UN chief “deeply concerned” by reported airstrikes on capital of Tigray
Speaking to reporters in New York, the UN spokesperson said The organization was still trying to verify details, but is concerned about the potential impact on civilians who reside or work in the affected areas.
According to Stéphane Dujarric, the Secretary-General is “deeply concerned” by the escalation of the conflict in northern Ethiopia.
Food is unloaded from a truck to a PAM distribution site in Zelazle in northern Tigray. , by © PAM / Claire Nevill
Fighting erupted in Tigray nearly a year ago between the Ethiopian army and the forces of the Popular Front for the Liberation of Tigray (TPLF), the main political force in the region. Thousands of people are said to be killed amid allegations of widespread human rights violations, with more than two million forced to flee their homes.
In recent months, humanitarian needs have increased, amid killings, looting and destruction of health centers and agricultural infrastructure, including irrigation systems essential to the production effort.
According to Dujarric, António Guterres stresses that all parties must avoid targeting civilians or civilian infrastructure, and reiterated his call for an end to all hostilities.
“He urges the parties to prioritize the well-being of the people and to provide the necessary support for the delivery of essential humanitarian aid, including by facilitating the flow of fuel and medicine,” Dujarric said. .
The lack of essential supplies, especially money and fuel, is seriously disrupting aid operations in Tigray, where at least 400,000 people are now facing conditions bordering on famine.
Under international humanitarian law, all parties have an obligation to protect civilians and civilian infrastructure. This includes hundreds of aid workers who work tirelessly to help millions of civilians.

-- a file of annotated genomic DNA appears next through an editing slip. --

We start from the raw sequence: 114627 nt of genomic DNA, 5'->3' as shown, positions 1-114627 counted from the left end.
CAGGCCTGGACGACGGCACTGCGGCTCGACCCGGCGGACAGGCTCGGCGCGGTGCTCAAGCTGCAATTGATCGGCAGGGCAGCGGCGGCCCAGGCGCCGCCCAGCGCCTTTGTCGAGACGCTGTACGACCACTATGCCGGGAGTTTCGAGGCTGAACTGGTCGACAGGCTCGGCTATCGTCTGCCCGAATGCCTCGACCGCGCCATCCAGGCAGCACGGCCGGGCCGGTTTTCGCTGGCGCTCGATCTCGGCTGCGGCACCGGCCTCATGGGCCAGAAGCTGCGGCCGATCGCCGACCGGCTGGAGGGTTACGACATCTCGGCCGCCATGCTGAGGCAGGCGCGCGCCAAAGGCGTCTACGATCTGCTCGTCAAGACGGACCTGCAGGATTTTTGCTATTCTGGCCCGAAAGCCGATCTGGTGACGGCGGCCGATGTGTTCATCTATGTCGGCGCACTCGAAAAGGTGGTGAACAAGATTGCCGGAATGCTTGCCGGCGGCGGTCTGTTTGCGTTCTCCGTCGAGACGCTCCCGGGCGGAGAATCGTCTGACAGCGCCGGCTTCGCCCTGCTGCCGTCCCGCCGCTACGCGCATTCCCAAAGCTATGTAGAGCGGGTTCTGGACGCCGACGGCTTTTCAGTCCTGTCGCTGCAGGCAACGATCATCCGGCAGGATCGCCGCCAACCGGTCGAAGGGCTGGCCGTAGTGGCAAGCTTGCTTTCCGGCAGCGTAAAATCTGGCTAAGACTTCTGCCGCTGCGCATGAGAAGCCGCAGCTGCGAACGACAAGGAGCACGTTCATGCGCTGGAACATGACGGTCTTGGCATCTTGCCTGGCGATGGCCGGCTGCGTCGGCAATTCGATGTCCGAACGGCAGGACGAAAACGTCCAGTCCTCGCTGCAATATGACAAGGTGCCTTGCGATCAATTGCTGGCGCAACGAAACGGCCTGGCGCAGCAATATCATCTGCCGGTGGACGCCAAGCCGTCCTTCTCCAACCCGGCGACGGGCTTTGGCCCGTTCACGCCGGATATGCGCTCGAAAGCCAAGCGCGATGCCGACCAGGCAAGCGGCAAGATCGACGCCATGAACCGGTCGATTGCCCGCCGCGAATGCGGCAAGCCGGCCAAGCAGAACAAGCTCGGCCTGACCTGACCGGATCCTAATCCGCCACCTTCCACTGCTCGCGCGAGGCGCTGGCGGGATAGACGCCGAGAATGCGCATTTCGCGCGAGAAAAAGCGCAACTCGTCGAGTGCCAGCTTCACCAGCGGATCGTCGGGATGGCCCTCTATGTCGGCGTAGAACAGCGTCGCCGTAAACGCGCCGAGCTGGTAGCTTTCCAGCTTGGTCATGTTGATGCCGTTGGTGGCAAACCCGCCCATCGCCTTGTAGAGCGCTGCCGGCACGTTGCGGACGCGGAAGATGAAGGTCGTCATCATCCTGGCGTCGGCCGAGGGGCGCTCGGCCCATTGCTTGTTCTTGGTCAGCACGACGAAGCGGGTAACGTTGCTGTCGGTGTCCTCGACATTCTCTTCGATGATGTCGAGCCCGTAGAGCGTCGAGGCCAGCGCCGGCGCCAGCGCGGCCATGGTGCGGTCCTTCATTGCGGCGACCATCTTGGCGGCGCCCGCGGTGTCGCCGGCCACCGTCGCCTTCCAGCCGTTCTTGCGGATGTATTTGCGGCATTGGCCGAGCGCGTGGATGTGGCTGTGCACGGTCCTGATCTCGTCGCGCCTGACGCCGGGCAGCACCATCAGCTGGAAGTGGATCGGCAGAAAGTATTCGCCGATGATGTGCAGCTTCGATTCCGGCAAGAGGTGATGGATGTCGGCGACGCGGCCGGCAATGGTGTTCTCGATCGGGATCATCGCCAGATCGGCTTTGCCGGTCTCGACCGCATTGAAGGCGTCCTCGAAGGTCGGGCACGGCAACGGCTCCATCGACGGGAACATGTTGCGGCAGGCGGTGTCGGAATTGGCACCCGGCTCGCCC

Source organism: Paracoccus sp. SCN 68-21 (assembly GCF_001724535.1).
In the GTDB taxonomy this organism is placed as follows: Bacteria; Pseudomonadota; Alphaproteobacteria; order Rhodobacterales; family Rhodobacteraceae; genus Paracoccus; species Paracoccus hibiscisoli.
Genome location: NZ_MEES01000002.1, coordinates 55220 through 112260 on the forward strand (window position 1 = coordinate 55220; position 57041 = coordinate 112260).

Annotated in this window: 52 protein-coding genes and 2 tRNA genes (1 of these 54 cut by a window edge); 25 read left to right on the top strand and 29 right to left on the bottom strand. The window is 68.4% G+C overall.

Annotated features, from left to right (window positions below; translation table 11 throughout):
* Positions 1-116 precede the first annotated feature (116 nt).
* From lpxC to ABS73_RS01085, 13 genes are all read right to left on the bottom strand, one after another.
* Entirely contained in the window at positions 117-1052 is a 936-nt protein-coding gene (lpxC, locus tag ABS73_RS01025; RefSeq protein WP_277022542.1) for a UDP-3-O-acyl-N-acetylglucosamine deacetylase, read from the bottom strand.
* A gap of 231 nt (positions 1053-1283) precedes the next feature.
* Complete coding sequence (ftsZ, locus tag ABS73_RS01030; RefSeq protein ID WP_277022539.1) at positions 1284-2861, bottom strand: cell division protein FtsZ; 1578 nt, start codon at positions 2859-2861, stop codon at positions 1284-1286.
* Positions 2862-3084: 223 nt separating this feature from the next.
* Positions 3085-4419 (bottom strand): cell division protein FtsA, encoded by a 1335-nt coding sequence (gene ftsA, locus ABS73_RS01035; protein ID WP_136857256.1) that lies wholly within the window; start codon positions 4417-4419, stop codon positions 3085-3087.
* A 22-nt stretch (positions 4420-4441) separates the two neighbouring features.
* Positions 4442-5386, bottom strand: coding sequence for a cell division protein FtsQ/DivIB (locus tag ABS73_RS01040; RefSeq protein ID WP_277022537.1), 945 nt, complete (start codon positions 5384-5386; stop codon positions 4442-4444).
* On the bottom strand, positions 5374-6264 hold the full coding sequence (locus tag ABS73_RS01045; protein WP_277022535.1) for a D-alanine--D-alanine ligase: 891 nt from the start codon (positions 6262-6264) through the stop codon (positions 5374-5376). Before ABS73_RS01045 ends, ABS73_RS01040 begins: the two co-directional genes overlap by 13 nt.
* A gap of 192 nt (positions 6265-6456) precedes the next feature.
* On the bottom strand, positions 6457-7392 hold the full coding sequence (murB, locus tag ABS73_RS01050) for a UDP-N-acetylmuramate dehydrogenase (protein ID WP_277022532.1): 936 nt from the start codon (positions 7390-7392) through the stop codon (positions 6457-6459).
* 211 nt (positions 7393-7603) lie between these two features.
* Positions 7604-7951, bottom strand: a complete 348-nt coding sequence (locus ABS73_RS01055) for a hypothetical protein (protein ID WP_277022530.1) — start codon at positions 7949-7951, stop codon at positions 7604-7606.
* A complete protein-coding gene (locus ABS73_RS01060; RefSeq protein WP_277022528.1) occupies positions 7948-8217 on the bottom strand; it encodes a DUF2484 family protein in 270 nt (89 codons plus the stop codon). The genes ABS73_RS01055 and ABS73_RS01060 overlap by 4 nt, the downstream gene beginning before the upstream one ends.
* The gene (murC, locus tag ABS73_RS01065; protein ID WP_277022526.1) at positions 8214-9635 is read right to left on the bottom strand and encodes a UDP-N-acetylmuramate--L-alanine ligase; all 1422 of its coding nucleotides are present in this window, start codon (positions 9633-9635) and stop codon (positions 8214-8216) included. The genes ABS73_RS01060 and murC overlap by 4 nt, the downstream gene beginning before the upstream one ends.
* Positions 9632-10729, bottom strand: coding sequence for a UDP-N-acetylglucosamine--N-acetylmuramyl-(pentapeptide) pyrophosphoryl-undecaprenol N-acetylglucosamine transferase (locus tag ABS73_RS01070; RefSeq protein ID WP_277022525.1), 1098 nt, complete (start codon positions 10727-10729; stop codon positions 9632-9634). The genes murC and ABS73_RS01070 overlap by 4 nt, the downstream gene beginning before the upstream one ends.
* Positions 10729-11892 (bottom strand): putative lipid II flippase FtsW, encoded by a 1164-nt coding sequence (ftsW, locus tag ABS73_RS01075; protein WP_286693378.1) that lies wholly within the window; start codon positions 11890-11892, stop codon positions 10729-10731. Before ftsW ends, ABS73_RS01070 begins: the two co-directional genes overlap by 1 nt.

Civilians are “caught up in the fighting and the fighting itself forces us to cut back on rescue operations when people need it most, including food distributions, water supplies and health services.” Mr. Dujarric said.
The conflict has spread to the neighboring regions of Amhara and Afar, where the ability to reach those in desperate need of assistance has also been hampered.
In the three regions – Tigray, Amhara and Afar – up to seven million people are now in urgent need of food assistance, according to the World Food Program (WFP). The majority of them, around 5.2 million, are in Tigray.
The United Nations calls on all parties to urgently allow and facilitate the rapid and unimpeded passage of relief supplies and humanitarian personnel to all areas in humanitarian need, including those affected by recent fighting.
This includes fuel and money, “without which aid workers cannot do their job, and medicine, so that our colleagues can reach those who are in desperate need of help,” added Dujarric.
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